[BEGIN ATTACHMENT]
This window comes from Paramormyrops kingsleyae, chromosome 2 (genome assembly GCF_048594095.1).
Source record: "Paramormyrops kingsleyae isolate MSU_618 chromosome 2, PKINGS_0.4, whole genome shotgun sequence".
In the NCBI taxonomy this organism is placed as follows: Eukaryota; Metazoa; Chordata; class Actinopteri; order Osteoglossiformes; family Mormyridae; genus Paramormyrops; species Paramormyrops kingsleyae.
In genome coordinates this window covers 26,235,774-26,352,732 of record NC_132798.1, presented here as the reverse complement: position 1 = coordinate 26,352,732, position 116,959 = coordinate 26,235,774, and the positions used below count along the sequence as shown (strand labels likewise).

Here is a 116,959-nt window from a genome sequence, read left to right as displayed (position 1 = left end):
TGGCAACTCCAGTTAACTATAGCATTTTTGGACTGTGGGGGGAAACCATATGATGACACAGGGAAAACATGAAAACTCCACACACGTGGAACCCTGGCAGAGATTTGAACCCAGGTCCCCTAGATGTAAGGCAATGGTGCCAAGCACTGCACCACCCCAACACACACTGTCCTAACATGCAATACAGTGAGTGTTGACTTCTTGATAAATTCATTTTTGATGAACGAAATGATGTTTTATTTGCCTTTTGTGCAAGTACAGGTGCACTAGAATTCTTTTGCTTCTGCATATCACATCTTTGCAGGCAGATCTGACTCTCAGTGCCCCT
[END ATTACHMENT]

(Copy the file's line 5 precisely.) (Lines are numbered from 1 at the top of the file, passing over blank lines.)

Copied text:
Here is a 116,959-nt window from a genome sequence, read left to right as displayed (position 1 = left end):